Help a boy or girl by becoming a mentor


School-aged children can use someone to talk to. Someone they can share their thoughts, goals and fears with who genuinely cares and wants what’s best for them.

Many children on Long Island are fortunate enough to have mentors, benefiting from a mentoring program in which they form unique bonds with qualified adults. But for many others, healthy mentoring opportunities don’t exist. Granted, most children have parents, siblings, teachers or coaches to whom they can speak freely, but the relationship between a mentor and mentee is unique, and can be vital in a child’s life.

We need more programs — whether in schools or religious, community or civic organizations — where kids can find the guidance of mature and caring adults.

Since 2002, January has been designated National Mentoring Month, in the interest of focusing national attention on the need for mentors, and, according to the National Mentoring Partnership, “how each of us — individuals, businesses, government agencies, schools, faith communities and nonprofits — can work together to increase the number of mentors to assure positive outcomes for our young people.”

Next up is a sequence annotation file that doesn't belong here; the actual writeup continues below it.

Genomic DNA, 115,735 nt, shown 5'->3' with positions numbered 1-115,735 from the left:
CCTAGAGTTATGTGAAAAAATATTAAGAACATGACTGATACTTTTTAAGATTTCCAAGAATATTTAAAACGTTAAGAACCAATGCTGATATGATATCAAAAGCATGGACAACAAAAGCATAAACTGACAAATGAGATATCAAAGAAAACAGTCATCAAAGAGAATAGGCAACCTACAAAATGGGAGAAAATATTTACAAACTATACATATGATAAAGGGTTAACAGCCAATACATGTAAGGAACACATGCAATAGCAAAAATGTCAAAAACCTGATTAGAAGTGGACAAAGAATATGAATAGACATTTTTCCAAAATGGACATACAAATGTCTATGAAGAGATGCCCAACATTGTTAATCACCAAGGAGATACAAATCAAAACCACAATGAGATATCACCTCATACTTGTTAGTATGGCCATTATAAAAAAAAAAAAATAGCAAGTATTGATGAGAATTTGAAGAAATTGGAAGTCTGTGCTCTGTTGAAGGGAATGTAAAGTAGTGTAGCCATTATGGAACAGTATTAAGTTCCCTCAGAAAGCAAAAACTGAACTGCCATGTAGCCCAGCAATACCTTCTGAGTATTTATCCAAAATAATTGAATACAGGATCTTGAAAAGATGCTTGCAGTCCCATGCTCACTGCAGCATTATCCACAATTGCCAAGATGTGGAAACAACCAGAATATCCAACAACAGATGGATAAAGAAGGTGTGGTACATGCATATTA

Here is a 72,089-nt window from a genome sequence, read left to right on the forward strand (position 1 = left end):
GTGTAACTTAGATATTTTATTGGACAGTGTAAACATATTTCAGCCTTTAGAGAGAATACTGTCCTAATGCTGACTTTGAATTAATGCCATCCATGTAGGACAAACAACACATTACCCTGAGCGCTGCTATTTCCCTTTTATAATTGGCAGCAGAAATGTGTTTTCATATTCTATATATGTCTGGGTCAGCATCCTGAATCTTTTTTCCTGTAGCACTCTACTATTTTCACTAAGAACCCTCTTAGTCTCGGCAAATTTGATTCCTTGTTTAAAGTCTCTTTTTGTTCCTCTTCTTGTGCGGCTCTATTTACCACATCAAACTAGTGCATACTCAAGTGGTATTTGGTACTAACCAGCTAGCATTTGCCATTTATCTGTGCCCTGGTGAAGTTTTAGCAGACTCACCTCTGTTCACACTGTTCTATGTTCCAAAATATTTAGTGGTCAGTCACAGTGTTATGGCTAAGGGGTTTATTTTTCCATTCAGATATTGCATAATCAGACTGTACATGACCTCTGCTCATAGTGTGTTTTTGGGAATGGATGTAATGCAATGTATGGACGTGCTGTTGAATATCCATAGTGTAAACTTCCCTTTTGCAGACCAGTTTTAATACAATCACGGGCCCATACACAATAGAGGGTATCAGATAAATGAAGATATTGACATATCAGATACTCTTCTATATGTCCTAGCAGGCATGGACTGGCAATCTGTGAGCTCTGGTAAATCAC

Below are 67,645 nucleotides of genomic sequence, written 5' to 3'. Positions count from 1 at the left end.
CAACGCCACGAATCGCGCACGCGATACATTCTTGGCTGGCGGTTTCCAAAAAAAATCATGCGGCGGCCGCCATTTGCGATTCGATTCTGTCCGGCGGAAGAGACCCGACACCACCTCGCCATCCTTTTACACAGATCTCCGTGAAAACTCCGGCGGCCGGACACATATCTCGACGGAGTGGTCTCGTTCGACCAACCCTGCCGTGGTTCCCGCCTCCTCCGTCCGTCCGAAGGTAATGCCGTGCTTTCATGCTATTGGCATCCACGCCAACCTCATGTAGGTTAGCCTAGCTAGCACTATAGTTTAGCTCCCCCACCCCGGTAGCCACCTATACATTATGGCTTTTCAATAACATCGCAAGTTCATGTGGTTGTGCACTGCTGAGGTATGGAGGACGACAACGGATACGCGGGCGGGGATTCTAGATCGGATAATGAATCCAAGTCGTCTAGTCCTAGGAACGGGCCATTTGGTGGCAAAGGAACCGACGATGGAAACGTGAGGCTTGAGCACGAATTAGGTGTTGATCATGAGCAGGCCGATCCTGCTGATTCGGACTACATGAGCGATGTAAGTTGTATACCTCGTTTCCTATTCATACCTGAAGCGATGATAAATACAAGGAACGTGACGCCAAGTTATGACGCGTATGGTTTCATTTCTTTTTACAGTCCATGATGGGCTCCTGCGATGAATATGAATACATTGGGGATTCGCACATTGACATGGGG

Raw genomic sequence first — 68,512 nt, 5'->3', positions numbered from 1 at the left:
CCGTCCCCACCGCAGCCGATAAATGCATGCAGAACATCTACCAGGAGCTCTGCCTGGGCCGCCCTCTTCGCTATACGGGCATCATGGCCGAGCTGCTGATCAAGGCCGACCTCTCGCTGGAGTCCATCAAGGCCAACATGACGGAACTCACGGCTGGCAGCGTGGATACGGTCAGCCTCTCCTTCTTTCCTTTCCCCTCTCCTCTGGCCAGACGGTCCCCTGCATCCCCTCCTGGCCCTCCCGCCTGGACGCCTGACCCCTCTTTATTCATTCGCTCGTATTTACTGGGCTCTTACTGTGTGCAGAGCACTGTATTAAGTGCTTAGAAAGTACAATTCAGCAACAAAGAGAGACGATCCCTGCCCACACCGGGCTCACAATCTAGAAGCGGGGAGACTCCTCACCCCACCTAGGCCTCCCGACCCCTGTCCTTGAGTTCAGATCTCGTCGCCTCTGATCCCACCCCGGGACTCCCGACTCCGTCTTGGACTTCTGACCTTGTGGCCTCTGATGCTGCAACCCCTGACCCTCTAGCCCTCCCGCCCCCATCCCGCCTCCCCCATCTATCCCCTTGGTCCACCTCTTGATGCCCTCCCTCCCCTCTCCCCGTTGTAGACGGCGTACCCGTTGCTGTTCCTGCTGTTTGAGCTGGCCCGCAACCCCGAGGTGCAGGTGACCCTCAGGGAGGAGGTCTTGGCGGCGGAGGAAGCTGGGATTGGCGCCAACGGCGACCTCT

Locally, the Mentoring Partnership of Long Island works with close to 200 mentoring programs, mostly in schools. MPLI staff members train those who are interested in launching and running programs as well as adults who would like to become mentors.

In the Baldwin School District, Pat Banhazl, the high school’s school-to-career coordinator, started a mentoring program in 2001, with help from MPLI. That first year, there were five teachers and five students. Now the program boasts more than 100 educators and 150 students. Banhazl has expanded it to the middle school and three district elementary schools. Educators and adults from the community form lifelong bonds with their young charges, she said, adding that she still keeps in touch with a student whom she mentored in 2004.

“Mentees view their mentors as a role model [and] friend, and receive the encouragement to make sure that their future plans are possible,” says Helen Kanellopoulos, who runs the program with Banhazl. “A mentor is a guiding light and an advocate.”

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